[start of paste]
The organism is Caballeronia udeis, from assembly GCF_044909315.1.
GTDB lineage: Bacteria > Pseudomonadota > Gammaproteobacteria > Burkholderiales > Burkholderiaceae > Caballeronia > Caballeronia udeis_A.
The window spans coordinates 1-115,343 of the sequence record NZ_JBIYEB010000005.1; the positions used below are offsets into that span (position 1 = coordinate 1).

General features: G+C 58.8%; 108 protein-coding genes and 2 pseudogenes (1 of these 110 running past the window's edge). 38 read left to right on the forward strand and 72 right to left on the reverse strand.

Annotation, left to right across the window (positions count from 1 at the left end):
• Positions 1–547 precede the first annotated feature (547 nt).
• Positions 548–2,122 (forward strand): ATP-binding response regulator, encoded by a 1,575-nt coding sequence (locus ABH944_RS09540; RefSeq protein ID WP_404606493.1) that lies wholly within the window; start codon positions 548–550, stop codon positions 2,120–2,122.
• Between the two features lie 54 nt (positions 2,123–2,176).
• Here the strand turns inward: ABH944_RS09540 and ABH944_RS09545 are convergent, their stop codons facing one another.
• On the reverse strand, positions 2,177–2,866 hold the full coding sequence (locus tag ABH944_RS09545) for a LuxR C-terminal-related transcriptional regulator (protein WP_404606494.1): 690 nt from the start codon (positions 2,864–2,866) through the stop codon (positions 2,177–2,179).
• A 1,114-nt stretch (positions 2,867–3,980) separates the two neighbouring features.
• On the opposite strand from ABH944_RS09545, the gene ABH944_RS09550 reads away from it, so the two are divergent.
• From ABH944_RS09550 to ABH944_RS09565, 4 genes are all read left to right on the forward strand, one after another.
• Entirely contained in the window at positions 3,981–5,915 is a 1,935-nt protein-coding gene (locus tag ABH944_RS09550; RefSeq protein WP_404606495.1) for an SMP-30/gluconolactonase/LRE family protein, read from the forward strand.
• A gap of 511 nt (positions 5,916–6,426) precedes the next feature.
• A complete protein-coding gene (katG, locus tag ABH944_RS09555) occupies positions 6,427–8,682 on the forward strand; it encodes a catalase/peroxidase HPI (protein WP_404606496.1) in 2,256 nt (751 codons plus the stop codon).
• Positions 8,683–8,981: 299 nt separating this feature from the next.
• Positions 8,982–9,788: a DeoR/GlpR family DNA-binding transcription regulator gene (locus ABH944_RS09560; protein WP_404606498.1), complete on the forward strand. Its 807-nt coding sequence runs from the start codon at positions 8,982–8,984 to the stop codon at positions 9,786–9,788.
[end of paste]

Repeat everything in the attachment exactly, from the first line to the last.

The organism is Caballeronia udeis, from assembly GCF_044909315.1.
GTDB lineage: Bacteria > Pseudomonadota > Gammaproteobacteria > Burkholderiales > Burkholderiaceae > Caballeronia > Caballeronia udeis_A.
The window spans coordinates 1-115,343 of the sequence record NZ_JBIYEB010000005.1; the positions used below are offsets into that span (position 1 = coordinate 1).

General features: G+C 58.8%; 108 protein-coding genes and 2 pseudogenes (1 of these 110 running past the window's edge). 38 read left to right on the forward strand and 72 right to left on the reverse strand.

Annotation, left to right across the window (positions count from 1 at the left end):
• Positions 1–547 precede the first annotated feature (547 nt).
• Positions 548–2,122 (forward strand): ATP-binding response regulator, encoded by a 1,575-nt coding sequence (locus ABH944_RS09540; RefSeq protein ID WP_404606493.1) that lies wholly within the window; start codon positions 548–550, stop codon positions 2,120–2,122.
• Between the two features lie 54 nt (positions 2,123–2,176).
• Here the strand turns inward: ABH944_RS09540 and ABH944_RS09545 are convergent, their stop codons facing one another.
• On the reverse strand, positions 2,177–2,866 hold the full coding sequence (locus tag ABH944_RS09545) for a LuxR C-terminal-related transcriptional regulator (protein WP_404606494.1): 690 nt from the start codon (positions 2,864–2,866) through the stop codon (positions 2,177–2,179).
• A 1,114-nt stretch (positions 2,867–3,980) separates the two neighbouring features.
• On the opposite strand from ABH944_RS09545, the gene ABH944_RS09550 reads away from it, so the two are divergent.
• From ABH944_RS09550 to ABH944_RS09565, 4 genes are all read left to right on the forward strand, one after another.
• Entirely contained in the window at positions 3,981–5,915 is a 1,935-nt protein-coding gene (locus tag ABH944_RS09550; RefSeq protein WP_404606495.1) for an SMP-30/gluconolactonase/LRE family protein, read from the forward strand.
• A gap of 511 nt (positions 5,916–6,426) precedes the next feature.
• A complete protein-coding gene (katG, locus tag ABH944_RS09555) occupies positions 6,427–8,682 on the forward strand; it encodes a catalase/peroxidase HPI (protein WP_404606496.1) in 2,256 nt (751 codons plus the stop codon).
• Positions 8,683–8,981: 299 nt separating this feature from the next.
• Positions 8,982–9,788: a DeoR/GlpR family DNA-binding transcription regulator gene (locus ABH944_RS09560; protein WP_404606498.1), complete on the forward strand. Its 807-nt coding sequence runs from the start codon at positions 8,982–8,984 to the stop codon at positions 9,786–9,788.